Thanks to fellow blogger Natalie at The Hot Goddess, I recently learned that July 30 is International Friendship Day this year. That was yesterday! International Friendship Day is designated by the UN General Assembly as a day to celebrate those friendships that we hold close and to give thanks for these relationships that are so important in our lives, which bring happiness and comfort. With that special date in mind, if there had to be a funeral of a very close, very long-time friend, it certainly was fitting that it took place on International Friendship Day.
My husband and I – and our friends – have reached the age where these sad events are inevitable; they come with increasing frequency. Comfort does come with remembering the contributions a departed friend has made to your life and to the life of others, it really does. A life well lived. That was certainly the case with the dear friend whose life we’ve mourned and celebrated the past few days. Those remembrances of fun times, of shared times, and of so many acts of kindness are a tonic to our sadness.
This friend we’ve just lost has been a permanent fixture in our lives for a little more than 50 years. We met as new Moms when our firstborns were 6 months old. They’re older now! And their brothers, who were born 3 years later, have been friends since birth. The remarkable thing is that although none of those boys (all right, men) stayed in their home town after graduation, they’ve remained close friends throughout. Very close. Friends for life. And the younger sons live in the same town, so their children also know each other well. Three generations of friendships.
As I sat in the church pew yesterday – on International Friendship Day – I spent a lot of time thinking about this long history of close, close bonds between and among the three generations of our families. I watched the family, seated in the front pew a few rows ahead of us, as they comforted and supported each other in their grief, and thought of all those years of shared experiences, shared concerns, shared sorrows, and shared celebrations – of weddings, of new babies and grandbabies, of new jobs, of shared holidays and travels. I thought of other families sitting nearby with whom we’ve also been close friends for decades. All there to honour the life of our friend. There with their kids, who we’ve known throughout their lives, many of whom are greying now and have brought their own kids. The strength of all those bonds of friendship, in our case over a very long time, has brought a richness to all our lives. It strikes me that this is the very essence of what International Friendship Day is meant to be about.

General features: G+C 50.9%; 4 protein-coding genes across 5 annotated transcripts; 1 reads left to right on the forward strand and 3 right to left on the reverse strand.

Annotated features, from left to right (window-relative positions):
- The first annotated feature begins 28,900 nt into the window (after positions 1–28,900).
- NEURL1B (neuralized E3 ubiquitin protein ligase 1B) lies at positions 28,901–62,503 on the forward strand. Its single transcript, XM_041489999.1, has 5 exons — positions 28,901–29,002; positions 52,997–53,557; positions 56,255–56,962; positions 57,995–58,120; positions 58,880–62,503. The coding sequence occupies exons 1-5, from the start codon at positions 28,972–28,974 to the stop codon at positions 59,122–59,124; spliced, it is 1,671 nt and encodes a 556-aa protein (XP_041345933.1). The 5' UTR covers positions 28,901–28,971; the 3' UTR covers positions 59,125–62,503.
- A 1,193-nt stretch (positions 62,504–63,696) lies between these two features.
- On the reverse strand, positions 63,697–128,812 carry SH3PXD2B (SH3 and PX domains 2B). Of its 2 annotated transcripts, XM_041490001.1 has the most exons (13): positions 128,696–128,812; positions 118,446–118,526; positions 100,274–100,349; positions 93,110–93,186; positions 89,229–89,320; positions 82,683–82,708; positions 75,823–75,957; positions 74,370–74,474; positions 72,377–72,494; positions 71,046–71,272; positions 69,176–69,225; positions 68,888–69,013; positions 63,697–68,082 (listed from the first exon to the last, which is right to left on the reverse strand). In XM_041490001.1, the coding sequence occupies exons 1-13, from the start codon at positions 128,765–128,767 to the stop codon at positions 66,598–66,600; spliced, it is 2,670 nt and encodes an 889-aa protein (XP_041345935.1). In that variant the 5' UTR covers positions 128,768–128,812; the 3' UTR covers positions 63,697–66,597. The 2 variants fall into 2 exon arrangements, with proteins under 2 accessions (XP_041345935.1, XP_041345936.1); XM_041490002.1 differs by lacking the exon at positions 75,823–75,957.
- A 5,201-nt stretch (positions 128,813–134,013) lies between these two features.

One of the activities recommended to do with kids on International Friendship Day is to discuss what makes a friend. What a great activity. I’m going to give it a try from my perspective as an old person; my guess is that the answers are pretty well the same regardless of age.
- A friend is someone you can count on, someone you can trust. They’re always there for you.
- A friend is someone who understands you and respects that you don’t always have to agree or always like the same thing.
- A friend is someone you really like doing things with. Sometimes just talking. Or just listening.
- A friend is someone you can fight with sometimes but you always make up.
- A friend is someone who’ll stick up for you.
- Friendships grow stronger and stronger from shared experiences, in both good times and bad.
Did I miss anything?
There is little in life more important to our emotional well-being that having a friend. Reach out to someone with the hand of friendship; that’s what Louise would do.